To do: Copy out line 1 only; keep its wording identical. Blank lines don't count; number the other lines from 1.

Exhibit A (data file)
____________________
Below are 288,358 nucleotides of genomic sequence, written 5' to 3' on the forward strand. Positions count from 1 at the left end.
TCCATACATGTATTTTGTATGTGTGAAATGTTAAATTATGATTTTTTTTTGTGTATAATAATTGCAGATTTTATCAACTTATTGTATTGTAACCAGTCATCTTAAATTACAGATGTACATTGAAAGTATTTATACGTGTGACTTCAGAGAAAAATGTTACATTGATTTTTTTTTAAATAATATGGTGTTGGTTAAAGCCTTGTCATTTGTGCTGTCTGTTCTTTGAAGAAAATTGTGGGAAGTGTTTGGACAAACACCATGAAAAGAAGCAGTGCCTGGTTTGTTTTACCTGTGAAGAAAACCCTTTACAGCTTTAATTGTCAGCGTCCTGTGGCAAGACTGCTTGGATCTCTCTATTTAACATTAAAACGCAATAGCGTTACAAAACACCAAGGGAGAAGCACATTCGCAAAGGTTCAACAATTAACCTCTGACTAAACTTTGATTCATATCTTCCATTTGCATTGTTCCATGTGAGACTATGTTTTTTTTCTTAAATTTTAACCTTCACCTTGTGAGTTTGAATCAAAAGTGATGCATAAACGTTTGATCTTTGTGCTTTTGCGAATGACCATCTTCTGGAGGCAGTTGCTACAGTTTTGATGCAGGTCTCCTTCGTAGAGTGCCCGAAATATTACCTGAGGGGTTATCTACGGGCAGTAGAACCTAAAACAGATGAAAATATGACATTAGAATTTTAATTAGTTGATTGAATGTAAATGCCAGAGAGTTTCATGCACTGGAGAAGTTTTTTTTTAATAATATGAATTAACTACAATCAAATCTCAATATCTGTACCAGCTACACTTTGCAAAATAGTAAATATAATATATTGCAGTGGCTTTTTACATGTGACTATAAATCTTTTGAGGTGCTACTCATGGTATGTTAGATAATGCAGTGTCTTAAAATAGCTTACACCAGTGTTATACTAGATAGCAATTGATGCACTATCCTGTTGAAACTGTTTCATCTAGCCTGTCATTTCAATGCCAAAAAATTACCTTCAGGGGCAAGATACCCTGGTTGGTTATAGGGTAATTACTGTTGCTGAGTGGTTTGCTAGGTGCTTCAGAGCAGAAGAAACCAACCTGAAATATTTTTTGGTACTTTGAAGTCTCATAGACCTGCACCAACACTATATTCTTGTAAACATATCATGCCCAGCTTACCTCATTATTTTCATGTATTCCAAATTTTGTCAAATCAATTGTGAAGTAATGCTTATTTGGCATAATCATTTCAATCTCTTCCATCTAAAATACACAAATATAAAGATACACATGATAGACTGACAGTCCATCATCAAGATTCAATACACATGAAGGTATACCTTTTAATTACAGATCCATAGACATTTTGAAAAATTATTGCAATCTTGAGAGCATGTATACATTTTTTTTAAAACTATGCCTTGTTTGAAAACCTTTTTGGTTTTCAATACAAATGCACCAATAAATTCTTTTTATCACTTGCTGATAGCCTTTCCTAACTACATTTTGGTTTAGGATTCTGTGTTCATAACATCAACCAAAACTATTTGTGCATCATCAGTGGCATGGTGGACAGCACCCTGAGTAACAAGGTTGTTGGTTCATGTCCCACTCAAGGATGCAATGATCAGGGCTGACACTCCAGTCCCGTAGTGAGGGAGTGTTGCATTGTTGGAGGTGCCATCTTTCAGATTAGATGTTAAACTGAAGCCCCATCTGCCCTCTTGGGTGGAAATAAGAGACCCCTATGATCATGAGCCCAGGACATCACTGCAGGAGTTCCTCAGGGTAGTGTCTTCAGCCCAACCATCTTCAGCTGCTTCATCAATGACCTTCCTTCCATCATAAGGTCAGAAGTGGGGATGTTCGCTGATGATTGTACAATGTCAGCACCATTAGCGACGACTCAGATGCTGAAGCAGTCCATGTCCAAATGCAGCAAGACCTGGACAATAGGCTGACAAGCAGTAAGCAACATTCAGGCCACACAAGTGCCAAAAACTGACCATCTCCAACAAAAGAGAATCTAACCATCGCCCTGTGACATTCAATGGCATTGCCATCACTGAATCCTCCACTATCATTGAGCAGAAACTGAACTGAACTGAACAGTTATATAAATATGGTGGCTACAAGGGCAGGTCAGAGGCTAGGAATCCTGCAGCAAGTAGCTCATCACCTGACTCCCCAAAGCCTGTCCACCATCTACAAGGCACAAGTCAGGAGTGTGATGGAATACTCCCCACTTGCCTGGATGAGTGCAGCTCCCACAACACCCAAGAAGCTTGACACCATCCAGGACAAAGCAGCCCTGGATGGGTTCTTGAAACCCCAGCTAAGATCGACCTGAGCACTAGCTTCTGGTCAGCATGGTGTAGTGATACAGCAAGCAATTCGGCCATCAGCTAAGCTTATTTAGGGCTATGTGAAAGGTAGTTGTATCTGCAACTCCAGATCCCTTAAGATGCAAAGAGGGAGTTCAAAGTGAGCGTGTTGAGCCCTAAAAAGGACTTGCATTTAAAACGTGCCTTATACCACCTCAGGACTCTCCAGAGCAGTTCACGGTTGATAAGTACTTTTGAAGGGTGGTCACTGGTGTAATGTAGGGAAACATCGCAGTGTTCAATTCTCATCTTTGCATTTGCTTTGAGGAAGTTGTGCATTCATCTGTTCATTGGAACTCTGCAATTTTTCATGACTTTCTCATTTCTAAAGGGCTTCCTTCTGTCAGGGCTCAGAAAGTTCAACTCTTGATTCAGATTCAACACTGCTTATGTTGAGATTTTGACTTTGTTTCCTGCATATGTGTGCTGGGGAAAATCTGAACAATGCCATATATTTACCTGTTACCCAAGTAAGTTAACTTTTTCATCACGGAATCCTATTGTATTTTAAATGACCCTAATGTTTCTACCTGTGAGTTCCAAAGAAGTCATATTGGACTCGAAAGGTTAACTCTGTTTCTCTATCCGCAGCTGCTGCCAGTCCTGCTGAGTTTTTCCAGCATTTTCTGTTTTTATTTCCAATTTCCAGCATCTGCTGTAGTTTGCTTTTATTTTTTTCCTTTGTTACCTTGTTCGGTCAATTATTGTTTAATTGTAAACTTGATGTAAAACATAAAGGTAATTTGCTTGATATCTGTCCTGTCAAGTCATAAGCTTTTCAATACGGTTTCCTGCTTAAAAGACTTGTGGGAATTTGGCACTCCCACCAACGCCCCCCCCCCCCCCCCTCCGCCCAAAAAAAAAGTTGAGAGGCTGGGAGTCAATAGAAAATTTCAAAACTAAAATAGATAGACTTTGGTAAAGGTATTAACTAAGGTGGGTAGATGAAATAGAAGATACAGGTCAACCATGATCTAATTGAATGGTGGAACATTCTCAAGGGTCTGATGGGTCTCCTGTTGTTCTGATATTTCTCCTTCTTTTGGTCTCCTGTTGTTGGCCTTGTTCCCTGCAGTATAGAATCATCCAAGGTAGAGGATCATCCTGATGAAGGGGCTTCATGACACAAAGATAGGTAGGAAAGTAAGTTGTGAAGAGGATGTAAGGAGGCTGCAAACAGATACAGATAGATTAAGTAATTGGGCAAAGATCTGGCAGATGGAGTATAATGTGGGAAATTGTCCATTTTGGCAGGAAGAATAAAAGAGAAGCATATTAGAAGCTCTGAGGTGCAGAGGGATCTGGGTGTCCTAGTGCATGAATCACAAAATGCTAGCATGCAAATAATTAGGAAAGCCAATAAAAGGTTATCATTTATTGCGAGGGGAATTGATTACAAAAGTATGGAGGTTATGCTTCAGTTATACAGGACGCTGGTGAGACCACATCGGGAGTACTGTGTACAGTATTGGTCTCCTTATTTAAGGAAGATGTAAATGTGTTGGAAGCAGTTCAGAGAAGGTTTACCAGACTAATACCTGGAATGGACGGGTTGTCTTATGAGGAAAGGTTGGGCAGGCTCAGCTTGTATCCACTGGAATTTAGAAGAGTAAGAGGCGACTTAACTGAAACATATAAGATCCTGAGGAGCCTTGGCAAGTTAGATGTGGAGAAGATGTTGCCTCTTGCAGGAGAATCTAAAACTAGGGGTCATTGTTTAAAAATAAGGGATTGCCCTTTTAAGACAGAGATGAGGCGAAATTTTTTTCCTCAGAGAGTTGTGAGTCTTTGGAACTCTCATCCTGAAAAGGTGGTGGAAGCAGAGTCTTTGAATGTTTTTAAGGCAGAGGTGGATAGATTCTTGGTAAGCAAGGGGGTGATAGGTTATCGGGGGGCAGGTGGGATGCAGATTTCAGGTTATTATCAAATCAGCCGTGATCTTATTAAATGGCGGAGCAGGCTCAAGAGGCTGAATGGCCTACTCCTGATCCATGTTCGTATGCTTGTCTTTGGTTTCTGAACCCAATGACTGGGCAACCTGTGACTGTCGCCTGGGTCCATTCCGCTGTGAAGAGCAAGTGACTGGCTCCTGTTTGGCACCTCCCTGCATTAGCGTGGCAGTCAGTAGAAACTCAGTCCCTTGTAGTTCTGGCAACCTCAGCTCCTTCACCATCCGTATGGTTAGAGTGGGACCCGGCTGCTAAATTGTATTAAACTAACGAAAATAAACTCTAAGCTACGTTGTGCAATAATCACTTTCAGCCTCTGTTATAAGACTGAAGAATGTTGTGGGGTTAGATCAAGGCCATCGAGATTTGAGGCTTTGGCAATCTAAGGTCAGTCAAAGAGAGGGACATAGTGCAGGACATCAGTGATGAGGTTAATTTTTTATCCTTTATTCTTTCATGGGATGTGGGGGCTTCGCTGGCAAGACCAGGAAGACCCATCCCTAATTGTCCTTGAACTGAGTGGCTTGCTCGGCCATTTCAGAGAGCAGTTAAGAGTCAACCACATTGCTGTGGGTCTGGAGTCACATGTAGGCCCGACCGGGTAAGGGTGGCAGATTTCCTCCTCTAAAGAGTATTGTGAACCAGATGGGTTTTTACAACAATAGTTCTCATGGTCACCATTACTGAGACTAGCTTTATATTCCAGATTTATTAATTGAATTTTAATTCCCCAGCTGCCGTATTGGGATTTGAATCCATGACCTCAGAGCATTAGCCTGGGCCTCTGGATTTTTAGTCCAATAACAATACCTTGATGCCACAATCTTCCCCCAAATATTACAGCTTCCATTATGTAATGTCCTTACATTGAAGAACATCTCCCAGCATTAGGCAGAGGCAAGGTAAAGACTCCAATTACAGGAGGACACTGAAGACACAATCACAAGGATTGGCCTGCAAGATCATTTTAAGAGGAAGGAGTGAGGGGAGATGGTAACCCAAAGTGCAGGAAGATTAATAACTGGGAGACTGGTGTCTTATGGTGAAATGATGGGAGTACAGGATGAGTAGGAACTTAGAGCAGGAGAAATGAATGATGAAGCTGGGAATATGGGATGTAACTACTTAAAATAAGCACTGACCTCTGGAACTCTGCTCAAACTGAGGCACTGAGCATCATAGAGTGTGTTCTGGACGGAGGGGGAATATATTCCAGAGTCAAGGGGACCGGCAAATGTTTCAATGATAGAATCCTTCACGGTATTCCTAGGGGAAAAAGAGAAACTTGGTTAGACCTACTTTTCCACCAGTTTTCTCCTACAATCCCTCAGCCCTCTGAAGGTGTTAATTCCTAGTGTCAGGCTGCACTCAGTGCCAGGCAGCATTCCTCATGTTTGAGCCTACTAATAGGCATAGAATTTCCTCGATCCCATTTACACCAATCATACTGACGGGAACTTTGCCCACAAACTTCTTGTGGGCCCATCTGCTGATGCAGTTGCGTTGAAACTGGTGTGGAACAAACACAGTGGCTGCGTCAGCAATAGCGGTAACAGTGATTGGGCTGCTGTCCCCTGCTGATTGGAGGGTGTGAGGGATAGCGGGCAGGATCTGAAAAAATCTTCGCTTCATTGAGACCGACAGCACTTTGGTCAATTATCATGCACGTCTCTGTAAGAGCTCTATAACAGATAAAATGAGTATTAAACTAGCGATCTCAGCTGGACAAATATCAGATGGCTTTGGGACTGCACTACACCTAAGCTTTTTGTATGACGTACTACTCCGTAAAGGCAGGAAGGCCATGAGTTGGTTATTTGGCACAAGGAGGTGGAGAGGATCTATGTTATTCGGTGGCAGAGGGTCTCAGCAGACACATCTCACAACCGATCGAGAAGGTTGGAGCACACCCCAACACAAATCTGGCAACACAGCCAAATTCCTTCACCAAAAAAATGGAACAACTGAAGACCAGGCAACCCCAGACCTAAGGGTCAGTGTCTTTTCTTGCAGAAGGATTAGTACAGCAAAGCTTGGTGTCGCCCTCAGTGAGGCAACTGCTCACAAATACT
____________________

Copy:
Below are 288,358 nucleotides of genomic sequence, written 5' to 3' on the forward strand. Positions count from 1 at the left end.